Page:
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How Do Eliminated Wildcard & Divisional Teams Go Further? – NFC

I always feel like getting to the conference championships should be the specific aim for teams. That, rather than the Super Bowl? Well, once we get to the last four, you’d expect everyone to be good enough that ‘Any Given Sunday’ really comes into play. So what of the teams that didn’t make that last four? I look at what the playoff teams that fell short – starting with the NFC teams – can do to put themselves in prime position to make that last four next year.

New York Giants

The Giants never really looked like a complete team on their run to the playoffs. Dog-whistle-racism-driven-boat-scandal or not, there were enough flaws that they were always going to be one canny opposing coach away from being completely eviscerated. So there’s plenty of work for Jerry Reese and Ben Agadoo McAdoo to do this offseason.

First up, how about getting some kind of run game to support Eli and those receivers? Look. I know Rashad Jennings is about as good a run-blocking back as you’re going to get. Trouble is, he’s not actually a threat to run the ball right now. Paul Perkins might be more that, but his anaemic blocking won’t let him see many third downs. Shane Vereen’s a player I like but is really struggling with injuries, so the Giants could use a third-down back who’s at least something of a threat to run the ball. Where from? Take your pick – that’s the sort of position a cheap free agency pickup or fourth/fifth-round draft choice can easily fulfil.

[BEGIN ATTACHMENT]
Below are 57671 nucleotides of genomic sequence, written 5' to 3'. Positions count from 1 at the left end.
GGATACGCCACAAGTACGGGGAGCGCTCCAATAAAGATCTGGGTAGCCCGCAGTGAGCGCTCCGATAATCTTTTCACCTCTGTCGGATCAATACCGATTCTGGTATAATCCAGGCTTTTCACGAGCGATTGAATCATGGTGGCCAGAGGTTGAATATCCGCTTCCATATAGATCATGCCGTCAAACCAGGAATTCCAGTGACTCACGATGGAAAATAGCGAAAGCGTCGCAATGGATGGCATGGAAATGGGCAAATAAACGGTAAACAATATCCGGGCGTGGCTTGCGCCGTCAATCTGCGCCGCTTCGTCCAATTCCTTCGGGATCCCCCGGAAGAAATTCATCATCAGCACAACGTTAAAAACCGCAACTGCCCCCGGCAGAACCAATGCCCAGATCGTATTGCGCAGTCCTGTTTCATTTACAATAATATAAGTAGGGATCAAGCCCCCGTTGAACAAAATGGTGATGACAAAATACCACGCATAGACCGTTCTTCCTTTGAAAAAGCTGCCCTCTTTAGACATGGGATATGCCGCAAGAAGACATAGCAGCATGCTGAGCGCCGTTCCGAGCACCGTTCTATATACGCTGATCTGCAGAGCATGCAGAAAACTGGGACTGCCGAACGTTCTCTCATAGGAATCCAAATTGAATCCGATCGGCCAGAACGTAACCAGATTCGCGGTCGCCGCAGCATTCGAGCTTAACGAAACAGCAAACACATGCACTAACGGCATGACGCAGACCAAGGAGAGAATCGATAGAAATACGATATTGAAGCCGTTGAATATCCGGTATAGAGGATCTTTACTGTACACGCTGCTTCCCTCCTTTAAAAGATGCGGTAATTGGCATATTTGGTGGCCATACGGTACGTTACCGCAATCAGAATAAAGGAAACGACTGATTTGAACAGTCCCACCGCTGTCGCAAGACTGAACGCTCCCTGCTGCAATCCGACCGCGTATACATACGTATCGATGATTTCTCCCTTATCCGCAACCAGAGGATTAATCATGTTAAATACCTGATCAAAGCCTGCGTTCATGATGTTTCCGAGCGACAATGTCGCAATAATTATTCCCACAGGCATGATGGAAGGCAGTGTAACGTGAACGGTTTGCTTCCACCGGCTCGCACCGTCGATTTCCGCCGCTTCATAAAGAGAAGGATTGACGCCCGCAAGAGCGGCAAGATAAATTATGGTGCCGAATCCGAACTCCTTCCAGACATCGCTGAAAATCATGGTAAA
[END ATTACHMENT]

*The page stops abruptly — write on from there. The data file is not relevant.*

You can pick up all the middling running backs you like, but if you can’t block at the line, it’ll come to naught. The Giants needs an offensive tackle and should cross their fingers that a Ryan Ramczyk or Cam Robinson slide in the draft. They need at least a mid-level guard too, which is where free agency will come in. I’m no fan of his record, but picking up Luke Joeckel on a relatively cheap one-year ‘prove-it’ deal might not be the worst move.

A lot with the Giants will depend on how you feel about Eli Manning. After a great 2015, he’s had a poor 2016. Again, we don’t know if it’s age-based decline or just a down year. Either way, at the very least a new backup QB is needed, with Ryan Nassib hitting free agency. Thus, an opportunity to develop someone! How about Davis Webb, from Cal? He’ll need time, coming from a spread offense, but you’d think New York have plenty.